UPDATE: Appeals court orders ousted prisons chief to give deposition in privatization lawsuitby Dara Kam | September 22nd, 2011
UPDATE: Gov. Rick Scott has appealed the appellate ruling ordering former DOC Secretary Ed Buss to give a deposition in the prison privatization lawsuit. Scott’s lawyers are asking that the full First District Court of Appeals reconsider yesterday’s three-judge panel’s ruling.
Scott spokesman Lane Wright said the governor’s office is appealing the decision about the deposition on principle because state law gives high-ranking officials immunity from testifying in lawsuits.
“It’s not about this specific case. It’s about all cases. The doctrine protecting high-ranking officials from being deposed is a bedrock principle of Florida law. It’s about the principle of the thing,” Wright said.
An appeals court ordered former Department of Corrections Secretary Ed Buss, ousted by Gov. Rick Scott last month, to testify in a lawsuit over prison privatization filed by the union that represents correctional officers.
The First District Court of Appeals in Tallahassee had temporarily halted Buss’s deposition last week, overturning a lower court ruling ordering him to be deposed by the Florida Police Benevolent Association, which filed the lawsuit.
But yesterday the appellate court agreed that Buss must give his deposition. Scott’s administration tried to block Buss’s testimony because Florida law protects high-ranking officials from having to testify in most court cases.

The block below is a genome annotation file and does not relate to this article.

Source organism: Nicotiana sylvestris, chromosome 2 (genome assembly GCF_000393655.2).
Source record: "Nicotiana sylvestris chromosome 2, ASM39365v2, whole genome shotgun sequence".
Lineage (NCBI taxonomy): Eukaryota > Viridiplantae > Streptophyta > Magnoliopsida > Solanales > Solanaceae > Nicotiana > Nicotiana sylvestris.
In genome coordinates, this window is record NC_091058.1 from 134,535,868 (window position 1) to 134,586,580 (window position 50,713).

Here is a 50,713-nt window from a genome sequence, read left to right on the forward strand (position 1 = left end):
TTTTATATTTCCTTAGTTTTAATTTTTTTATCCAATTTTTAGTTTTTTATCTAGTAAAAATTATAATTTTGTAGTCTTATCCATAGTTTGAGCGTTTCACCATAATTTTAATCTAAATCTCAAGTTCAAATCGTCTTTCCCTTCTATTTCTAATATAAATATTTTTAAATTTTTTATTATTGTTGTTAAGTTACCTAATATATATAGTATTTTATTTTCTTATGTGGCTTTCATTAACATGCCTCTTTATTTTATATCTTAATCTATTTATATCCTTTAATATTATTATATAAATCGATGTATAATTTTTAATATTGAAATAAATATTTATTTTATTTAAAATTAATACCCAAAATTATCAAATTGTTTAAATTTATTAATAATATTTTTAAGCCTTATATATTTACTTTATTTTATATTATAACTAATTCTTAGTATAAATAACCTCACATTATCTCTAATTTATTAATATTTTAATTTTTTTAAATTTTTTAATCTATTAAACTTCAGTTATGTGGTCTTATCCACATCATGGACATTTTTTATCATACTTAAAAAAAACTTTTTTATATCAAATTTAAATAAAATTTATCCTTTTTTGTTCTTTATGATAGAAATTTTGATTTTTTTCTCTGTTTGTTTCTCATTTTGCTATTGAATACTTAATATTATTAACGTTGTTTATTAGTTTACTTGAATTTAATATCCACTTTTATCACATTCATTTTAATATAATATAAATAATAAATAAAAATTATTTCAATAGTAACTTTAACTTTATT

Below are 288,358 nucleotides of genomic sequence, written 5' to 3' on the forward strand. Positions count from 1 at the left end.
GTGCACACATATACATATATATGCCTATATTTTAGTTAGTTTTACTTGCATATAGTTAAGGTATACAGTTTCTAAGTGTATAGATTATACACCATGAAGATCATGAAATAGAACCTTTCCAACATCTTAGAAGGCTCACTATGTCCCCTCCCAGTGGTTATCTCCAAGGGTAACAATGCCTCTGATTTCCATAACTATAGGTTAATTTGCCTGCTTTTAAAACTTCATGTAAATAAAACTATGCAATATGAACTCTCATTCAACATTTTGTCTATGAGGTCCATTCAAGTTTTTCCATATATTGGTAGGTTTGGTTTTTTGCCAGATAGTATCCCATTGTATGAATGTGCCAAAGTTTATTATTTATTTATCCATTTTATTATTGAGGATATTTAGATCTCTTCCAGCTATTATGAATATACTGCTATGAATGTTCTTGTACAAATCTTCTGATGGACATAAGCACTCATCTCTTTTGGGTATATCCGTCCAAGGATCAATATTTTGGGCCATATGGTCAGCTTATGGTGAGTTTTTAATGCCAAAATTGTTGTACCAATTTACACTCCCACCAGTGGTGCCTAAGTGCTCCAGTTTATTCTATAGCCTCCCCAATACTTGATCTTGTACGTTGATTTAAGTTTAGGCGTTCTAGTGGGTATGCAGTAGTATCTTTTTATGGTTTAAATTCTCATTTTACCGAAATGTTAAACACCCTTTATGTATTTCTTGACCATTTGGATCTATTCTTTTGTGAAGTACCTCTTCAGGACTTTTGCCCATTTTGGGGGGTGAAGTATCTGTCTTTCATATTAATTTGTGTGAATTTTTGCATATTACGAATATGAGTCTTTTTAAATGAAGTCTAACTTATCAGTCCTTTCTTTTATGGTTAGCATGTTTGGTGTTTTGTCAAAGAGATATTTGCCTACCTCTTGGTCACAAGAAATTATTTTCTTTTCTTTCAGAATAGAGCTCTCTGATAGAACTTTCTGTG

On Sept. 15, Tallahassee Circuit Judge Jackie Fulford ordered Buss to give his deposition, agreeing with the union in her ruling that the former secretary is “reasonably likely to have unique discoverable knowledge of potentially relevant subject matter.”
Scott forced Buss to resign late last month citing “differences in philosophy and management styles arose which made the separation in the best interests of the state.” One of the reasons for Buss’s ouster was his apparently less-than-enthusiastic support of the privatization of the 30 prisons from Manatee County to Indian River County south to the Keys.
Lawmakers ordered all of the prisons in the 18-county region south of Polk County to the Florida Keys to be taken over by a private vendor in the budget passed this spring. The PBA is objecting that including the policy change in the must-pass spending plan is unconstitutional.
Two prisons in the region – Hendry Correctional Institution and Glades Correctional Institution – were excluded from privatization in the budget. HCI in Immokalee was already in the process of being closed. Lawmakers targeted GCI because the aging facility is one of the oldest in the state and one of the most costly to operate.
This week, Scott’s new corrections chief Ken Tucker revealed that the Belle Glade prison would shut down on Dec. 1, killing 250 jobs in the economically-ravaged region where unemployment in some areas is 40 percent.
When asked about the impact of closing the prison on the community, Scott said yesterday that he wants the prison system to run more efficiently.
“I think our job is to help build communities. But I personally don’t believe government creates these jobs. I believe government’s job is to watch how it spends its money, fulfill its purposes well but help build private sector jobs,” Scott said.